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Authors: John Portmann

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When Bad Things Happen to Other People

BOOK: When Bad Things Happen to Other People
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When Bad Things Happen to Other People

 

JOHN PORTMANN

 

Routledge

New York and London

 

 

Published in 2000 by Routledge, 29 West 35th Street, New York, NY 10001
Published in Great Britain by Routledge, 11 New Fetter Lane, London EC4P 4EE
This edition published in the Taylor & Francis e-Library, 2002.
Copyright © 2000 by Routledge
All rights reserved. 
Frontispiece: Georges de La Tour, 
The Fortune Teller
 (17th century, France). Courtesy of The Metropolitan Museum of Art, Rogers Fund, XXXX 1960. (60.30) Photograph © 1982 The Metropolitan Museum of Art

Library of Congress Cataloging-in-Publication Data
Portmann, John.
When bad things happen to other people / John Portmann.
p. cm.
Includes bibliographical references.
ISBN 0-415-92334-4 (alk. paper).
1. Suffering—Moral and ethical aspects. 2. Pleasure—Moral and ethical aspects. 3. Sympathy—Moral and ethical aspects.
I. Title
BJ1409.P67 1999
248.4—dc21 99-26106
CIP
ISBN 0-203-90355-2 Master e-book ISBN
ISBN 0-203-90359-5 (Glassbook Format)

 

What a wee little part of a person’s life are his acts and his words! His real life is led in his head, and is known to none but himself.

—Mark Twain

CONTENTS

ACKNOWLEDGEMENTS

INTRODUCTION:
The Sometimes Sweet Suffering of Others

KEY TO ABBREVIATIONS

  1. WHEN PRETTY BAD THINGS HAPPEN TO OTHER PEOPLE

ONE: 
Much Ado about Nothing?

TWO: 
Explaining 
Schadenfreude

  1. WHEN REALLY BAD THINGS HAPPEN TO OTHER PEOPLE

THREE: 
The Meaning of Suffering

FOUR: 
Wicked Feelings

FIVE: 
Celebrating Suffering

SIX: 
Punishment and Its Pleasure

SEVEN: 
Cheering with the Angels

EIGHT: 
Outlaw Emotions

CONCLUSION: 
The Moral Problem of 
Schadenfreude

NOTES

WORKS CONSULTED

ACKNOWLEDGEMENTS

GAYATRI PATNAIK AND BILL GERMANO warmly welcomed me to Routledge. Their judicious suggestions and unswerving enthusiasm propelled me through the final round of revisions. Finding them at the end of two years of reflection on suffering brought me joy.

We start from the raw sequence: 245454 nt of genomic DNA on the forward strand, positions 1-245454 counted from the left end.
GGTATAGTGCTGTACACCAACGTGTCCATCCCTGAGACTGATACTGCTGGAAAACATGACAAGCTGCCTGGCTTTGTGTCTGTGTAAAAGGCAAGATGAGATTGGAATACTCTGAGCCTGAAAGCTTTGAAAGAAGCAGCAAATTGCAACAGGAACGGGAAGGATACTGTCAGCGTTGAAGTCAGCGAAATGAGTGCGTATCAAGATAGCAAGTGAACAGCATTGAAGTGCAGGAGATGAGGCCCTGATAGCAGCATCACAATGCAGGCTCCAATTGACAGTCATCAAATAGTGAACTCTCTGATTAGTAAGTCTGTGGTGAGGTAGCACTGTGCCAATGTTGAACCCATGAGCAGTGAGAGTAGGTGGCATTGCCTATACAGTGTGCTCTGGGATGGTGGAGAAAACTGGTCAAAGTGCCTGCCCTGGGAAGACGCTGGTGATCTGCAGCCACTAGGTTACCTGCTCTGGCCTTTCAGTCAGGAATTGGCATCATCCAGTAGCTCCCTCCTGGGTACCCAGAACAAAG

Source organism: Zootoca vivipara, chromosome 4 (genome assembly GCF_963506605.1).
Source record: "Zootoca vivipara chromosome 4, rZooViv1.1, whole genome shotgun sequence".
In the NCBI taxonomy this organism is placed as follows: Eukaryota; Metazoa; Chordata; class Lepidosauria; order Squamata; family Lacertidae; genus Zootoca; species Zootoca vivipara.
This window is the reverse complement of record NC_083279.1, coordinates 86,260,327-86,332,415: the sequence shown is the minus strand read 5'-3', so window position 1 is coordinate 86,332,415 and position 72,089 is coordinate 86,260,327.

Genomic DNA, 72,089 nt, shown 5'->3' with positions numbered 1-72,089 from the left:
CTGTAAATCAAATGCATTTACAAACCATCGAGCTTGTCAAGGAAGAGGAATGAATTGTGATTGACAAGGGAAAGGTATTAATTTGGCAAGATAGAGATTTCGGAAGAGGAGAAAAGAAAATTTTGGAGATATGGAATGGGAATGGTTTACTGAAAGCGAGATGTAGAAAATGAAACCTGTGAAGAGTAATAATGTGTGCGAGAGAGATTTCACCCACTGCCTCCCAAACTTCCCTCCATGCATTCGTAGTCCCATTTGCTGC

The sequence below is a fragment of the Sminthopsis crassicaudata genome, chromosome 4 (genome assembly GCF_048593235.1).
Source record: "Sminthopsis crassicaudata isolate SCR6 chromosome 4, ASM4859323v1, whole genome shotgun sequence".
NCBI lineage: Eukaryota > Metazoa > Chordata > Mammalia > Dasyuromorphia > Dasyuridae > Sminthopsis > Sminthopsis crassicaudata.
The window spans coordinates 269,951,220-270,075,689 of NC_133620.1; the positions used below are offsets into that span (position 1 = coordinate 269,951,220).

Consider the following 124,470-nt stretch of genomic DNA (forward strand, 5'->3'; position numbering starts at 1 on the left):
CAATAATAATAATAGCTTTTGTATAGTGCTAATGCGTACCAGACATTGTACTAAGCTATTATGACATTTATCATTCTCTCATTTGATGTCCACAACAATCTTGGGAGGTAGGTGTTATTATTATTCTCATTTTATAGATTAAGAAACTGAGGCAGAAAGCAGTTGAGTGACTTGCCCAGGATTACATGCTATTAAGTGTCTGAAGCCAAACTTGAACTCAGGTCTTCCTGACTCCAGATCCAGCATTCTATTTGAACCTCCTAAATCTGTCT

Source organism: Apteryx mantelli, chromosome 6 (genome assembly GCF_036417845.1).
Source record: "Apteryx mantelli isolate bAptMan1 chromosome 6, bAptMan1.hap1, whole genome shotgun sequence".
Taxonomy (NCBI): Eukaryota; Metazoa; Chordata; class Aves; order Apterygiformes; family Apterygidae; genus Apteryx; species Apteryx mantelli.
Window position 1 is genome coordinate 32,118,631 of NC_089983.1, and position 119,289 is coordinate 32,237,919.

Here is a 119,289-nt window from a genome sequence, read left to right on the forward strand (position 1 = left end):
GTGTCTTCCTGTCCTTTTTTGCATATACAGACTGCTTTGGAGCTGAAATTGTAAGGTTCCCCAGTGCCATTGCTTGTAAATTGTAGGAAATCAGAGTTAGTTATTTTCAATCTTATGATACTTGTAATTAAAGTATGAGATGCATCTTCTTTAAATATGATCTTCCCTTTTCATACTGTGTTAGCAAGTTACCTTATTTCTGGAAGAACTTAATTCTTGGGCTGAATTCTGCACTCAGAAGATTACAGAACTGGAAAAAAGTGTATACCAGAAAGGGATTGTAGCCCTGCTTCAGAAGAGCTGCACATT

Many of our most penetrating thinkers in the West have pondered the central themes in this book—pleasure, malice, justice, punishment, compassion—and my debt to them is very great. Knowing when to footnote requires good judgment, and I hope I have done justice to those now dead.

Some of my scholarly debts are to the living. Exploring our emotional reactions to the bad things that happen to other people led me to Aaron Ben-Ze’ev and Jerome Neu, two philosophers who graciously shared with me their rich insights into the morality of the emotions. Their various objections to and reservations about an earlier draft shaped the scope of this work.

I appreciate the goodwill and useful comments of friends who took the time to read through the manuscript. Paul Barolsky, James Childress, Elizabeth A. Clark, Matthew Crosby, Jessica Feldman, Eugene Rogers, Richard Rorty, Robert Scharlemann, Patricia Meyer Spacks, and Daniel Westberg have my gratitude. Emma Cobb suggested the title just before I finished writing and urged me to leave behind my own, which she found drab. Andrew Solomon, the pride of our Yale class, carried the unbound tome with him through Africa and offered copious improvements. David Cartwright read the chapter on Nietzsche, Brian Hebblethwaite the chapter on God, and Virginia Germino went over every word with loving solicitude. Diane Gibbons copyedited the manuscript with great skill. Each of these readers has disagreed with me in some way, and I value the challenges they have set before me.

Cynthia Read breathed life into this project. Her measured criticism of earlier drafts encouraged me along the way.

More than anyone else, Daniel Ortiz inspired and supported me throughout my research. To express fully my gratitude to him would require more space than I have here. Dedicating this book to him will have to suffice.

INTRODUCTION:
The Sometimes Sweet Suffering of Others

WE SUFFER. IN VARIOUS WAYS and to varying degrees, we suffer. Do we deserve to suffer? If not, then why do we suffer? And what, if anything, does our suffering mean?